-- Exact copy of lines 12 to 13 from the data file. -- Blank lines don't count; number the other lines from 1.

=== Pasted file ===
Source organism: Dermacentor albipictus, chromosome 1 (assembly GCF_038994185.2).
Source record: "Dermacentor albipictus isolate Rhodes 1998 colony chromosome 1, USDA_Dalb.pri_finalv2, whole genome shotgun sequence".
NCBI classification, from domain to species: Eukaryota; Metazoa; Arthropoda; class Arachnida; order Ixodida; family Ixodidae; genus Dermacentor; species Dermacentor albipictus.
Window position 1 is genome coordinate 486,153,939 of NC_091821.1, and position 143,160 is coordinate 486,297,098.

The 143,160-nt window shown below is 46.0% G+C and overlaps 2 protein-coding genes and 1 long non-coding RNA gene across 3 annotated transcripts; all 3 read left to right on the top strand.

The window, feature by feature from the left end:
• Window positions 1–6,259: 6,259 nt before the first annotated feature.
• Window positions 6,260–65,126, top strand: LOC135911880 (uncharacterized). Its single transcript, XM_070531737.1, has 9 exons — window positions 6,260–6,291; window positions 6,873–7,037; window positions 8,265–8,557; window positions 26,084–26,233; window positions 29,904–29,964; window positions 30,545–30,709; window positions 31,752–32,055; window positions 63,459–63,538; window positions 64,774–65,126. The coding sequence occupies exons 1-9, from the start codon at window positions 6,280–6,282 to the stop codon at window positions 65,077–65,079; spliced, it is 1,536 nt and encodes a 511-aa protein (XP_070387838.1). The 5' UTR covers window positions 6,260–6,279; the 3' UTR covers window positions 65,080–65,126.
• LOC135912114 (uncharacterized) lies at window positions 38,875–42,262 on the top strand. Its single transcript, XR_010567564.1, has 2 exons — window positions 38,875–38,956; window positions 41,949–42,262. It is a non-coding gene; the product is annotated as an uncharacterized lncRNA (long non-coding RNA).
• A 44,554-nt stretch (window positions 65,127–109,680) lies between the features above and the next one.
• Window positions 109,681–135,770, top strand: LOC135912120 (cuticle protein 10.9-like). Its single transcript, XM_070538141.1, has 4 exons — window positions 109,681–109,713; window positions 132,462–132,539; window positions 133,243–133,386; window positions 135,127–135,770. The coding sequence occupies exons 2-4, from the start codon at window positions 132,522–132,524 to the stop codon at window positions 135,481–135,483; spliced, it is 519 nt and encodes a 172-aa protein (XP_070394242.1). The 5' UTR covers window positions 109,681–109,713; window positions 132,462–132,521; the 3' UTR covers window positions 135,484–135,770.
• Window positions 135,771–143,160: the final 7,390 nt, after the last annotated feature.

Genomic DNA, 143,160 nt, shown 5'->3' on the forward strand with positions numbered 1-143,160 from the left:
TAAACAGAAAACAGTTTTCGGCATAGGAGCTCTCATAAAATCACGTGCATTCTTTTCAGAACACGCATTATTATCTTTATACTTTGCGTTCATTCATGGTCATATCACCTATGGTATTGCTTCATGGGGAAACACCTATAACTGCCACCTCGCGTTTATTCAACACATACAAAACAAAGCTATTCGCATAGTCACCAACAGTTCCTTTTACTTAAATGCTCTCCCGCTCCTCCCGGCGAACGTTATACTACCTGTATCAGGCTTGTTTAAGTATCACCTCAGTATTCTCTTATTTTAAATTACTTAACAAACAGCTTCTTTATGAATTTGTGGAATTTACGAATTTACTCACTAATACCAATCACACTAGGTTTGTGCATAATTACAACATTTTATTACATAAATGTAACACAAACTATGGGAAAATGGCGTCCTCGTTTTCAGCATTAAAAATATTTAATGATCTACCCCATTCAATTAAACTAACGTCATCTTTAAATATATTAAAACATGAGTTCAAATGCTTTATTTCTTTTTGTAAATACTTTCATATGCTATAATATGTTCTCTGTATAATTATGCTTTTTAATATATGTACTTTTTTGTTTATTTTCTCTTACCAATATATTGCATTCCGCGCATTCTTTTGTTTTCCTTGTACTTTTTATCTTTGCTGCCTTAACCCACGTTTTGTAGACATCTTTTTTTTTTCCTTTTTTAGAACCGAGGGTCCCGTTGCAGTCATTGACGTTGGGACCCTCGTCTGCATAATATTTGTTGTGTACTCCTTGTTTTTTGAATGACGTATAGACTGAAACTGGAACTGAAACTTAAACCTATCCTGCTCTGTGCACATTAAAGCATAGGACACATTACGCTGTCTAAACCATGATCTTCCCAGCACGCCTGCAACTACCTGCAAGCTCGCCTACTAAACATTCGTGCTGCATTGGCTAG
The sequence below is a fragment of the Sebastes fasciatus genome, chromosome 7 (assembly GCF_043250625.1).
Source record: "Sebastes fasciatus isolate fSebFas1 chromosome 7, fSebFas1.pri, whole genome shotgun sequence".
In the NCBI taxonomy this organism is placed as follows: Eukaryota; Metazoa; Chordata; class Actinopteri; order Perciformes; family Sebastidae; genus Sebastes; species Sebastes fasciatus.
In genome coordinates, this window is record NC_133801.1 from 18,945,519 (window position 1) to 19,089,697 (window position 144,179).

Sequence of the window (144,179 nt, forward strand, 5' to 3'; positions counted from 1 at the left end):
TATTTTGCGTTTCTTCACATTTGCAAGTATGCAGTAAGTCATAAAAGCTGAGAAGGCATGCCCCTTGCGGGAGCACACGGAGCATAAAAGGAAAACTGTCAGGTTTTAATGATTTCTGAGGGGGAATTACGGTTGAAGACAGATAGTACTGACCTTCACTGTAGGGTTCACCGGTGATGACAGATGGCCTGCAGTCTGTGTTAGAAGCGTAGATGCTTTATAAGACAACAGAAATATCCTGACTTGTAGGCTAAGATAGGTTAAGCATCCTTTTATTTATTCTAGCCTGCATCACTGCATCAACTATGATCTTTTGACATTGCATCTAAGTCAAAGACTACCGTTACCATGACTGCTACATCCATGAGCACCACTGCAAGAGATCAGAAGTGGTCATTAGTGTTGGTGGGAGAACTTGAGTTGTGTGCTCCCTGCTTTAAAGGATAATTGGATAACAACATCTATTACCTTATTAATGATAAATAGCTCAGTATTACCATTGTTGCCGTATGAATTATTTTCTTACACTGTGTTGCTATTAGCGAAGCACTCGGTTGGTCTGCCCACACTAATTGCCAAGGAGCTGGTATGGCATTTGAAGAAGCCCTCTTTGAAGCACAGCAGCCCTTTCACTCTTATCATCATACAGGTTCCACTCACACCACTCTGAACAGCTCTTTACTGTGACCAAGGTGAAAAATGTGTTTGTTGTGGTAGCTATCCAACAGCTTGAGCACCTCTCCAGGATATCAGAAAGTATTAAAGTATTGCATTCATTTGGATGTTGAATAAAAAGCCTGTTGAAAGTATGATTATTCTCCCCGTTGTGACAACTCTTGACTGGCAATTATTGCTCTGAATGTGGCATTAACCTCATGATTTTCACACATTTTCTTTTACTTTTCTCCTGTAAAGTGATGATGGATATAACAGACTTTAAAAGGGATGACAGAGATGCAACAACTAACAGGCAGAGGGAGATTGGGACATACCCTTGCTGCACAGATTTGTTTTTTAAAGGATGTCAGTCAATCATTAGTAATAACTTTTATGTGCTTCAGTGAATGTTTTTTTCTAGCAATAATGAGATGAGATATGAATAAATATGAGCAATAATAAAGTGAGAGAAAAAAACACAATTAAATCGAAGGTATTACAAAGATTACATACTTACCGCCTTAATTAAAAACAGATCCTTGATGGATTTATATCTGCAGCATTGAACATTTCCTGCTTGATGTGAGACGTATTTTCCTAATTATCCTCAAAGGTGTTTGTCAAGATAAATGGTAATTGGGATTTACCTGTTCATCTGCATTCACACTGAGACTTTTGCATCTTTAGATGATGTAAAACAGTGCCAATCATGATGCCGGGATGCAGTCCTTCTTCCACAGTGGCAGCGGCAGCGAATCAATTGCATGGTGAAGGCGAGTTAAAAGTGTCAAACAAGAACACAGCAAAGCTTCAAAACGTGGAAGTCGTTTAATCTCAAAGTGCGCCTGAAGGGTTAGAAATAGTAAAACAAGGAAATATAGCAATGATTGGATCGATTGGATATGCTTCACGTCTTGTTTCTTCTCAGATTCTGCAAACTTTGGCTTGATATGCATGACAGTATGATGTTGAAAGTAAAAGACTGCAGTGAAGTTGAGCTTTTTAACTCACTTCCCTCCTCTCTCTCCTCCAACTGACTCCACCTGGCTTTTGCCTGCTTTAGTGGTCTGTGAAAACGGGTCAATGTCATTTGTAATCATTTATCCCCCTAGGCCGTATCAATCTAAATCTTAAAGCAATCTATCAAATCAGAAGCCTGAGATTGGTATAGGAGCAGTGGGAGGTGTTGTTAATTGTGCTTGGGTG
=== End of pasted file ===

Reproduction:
• Window positions 135,771–143,160: the final 7,390 nt, after the last annotated feature.

Genomic DNA, 143,160 nt, shown 5'->3' on the forward strand with positions numbered 1-143,160 from the left: